Diving the most biodiverse place in the world
For the most wonderful and diverse scuba diving around Indonesia, liveaboards are the way to go.
There are plenty of destinations to choose from, Komodo, Banda Sea, Alor and Raja Ampat being just a few. So if you are planning your next trip, what ever your budget. All 4 Diving has more than 20 years working with liveaboard and has a large selection of boats and itineraries.
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The rugged habitat of Komodo National Park is home to more than 4,000 wild Komodo Dragons. This endangered species can reach an impressive length of 3m long, making them the largest lizards on the planet. The swift nutrient rich currents flowing from the Indian to Pacific Oceans provide incredibly diverse diving. From the smallest critters to schooling fish and pelagics, Komodo National Park has something for everyone.
Raja Ampat, Four Kings, in English is one of the final frontiers of diving in Indonesia. The four Kingdoms are the main islands of, Misool, Salawati, Batanta and Waigeo that make up the Raja Ampat archipelago. The two main diving areas are, Waigeo, in the north which is home to the famous Dampier Strait and Misool, in the south, full of vibrant soft corals and schooling fish. Raja lies in the heart of the Coral Triangle and is the centre of marine Bio diversity.
The Alor archipelago is the eastern of the Lesser Sunda Islands making up the province of East Nusa Tenggara. Whether diving from Liveaboard or Dive Resort the Pantar Strait provides a huge diversity of marine life. The swift currents provide opportunities to spot Mola Mola, whales and dolphins during migratory season. The island of Alor is home to some of the rarest critters and macro life, a photographers dream come true.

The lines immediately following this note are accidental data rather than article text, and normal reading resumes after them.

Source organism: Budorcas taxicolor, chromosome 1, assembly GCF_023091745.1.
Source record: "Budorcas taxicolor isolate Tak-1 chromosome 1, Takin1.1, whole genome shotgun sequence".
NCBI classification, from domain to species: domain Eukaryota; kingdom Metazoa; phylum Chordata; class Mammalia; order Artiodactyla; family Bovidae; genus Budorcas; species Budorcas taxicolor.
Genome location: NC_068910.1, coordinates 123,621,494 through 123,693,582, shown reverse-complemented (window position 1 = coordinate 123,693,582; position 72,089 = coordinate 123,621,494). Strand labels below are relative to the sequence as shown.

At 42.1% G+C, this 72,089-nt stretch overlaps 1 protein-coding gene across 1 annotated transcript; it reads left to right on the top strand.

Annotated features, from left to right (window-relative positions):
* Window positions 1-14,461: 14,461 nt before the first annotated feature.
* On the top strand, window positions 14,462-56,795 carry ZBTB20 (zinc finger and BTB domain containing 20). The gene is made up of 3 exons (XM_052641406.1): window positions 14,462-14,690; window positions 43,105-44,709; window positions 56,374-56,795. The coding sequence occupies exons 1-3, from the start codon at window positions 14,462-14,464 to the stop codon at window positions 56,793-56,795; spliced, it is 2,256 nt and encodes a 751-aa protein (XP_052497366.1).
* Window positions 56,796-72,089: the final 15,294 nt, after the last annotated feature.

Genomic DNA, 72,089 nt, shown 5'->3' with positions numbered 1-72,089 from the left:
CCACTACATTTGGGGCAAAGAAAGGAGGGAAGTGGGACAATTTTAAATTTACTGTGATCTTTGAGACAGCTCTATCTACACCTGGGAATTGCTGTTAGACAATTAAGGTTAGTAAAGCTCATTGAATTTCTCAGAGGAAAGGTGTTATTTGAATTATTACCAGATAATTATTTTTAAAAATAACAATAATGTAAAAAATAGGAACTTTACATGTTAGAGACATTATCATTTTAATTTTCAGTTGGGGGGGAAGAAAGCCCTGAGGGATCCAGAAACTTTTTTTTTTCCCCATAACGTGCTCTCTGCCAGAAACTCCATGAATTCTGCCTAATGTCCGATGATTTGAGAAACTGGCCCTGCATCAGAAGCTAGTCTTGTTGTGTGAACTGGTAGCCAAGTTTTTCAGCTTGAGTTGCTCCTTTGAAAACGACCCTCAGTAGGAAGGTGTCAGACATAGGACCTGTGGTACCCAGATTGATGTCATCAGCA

The Banda Islands are some of the remotest islands in the Indonesia Archipelago. This small isolated group of islands is home to some of Indonesia’s diverse coral reefs and cultural heritage. In the mid-19th century Banda was at the centre of the Spice Trade as its abundance of nutmeg, cloves and mace was not to be found elsewhere in the World. Dive into and experience Dutch and British colonial homes, forts and spectacular volcanoes on these picturesque islands.
Forgotten Islands are a vast chain of islands located in the south of the Maluku Province. With hundreds of islands full of endless reefs and deep walls covered with stunning soft corals, sponges, sea fans and hard coral gardens, be sure to bring your wide angle lens. Visibility is usually good and water temperatures around 28-30 °C.
Cenderawasih Bay is a large bay in the Northern Province of West Papua. The Bay forms part of the largest National Park in Indonesia, Teluk Cenderawasih National Park. The highlight of this bay is the bagans, fishing platforms, where groups of adult whale sharks congregate all year round. Explore on land WWII relics left by the Japanese or dive one of the many ship wrecks or aircrafts submerged in the bay. The National Park is also home to an abundance of endemic species and an array of life from the elusive Wobbegong to tiny Pygmy Seahorse!
Liveaboard diving is the best ways to experience diving in Indonesia
The Indonesian archipelago has 13,466 islands; about 6,000 of which are inhabited and the best way to explore all destinations are by liveaboards. You can diving all year round in Indonesia start from Komodo National park to Raja Ampat and everything in between.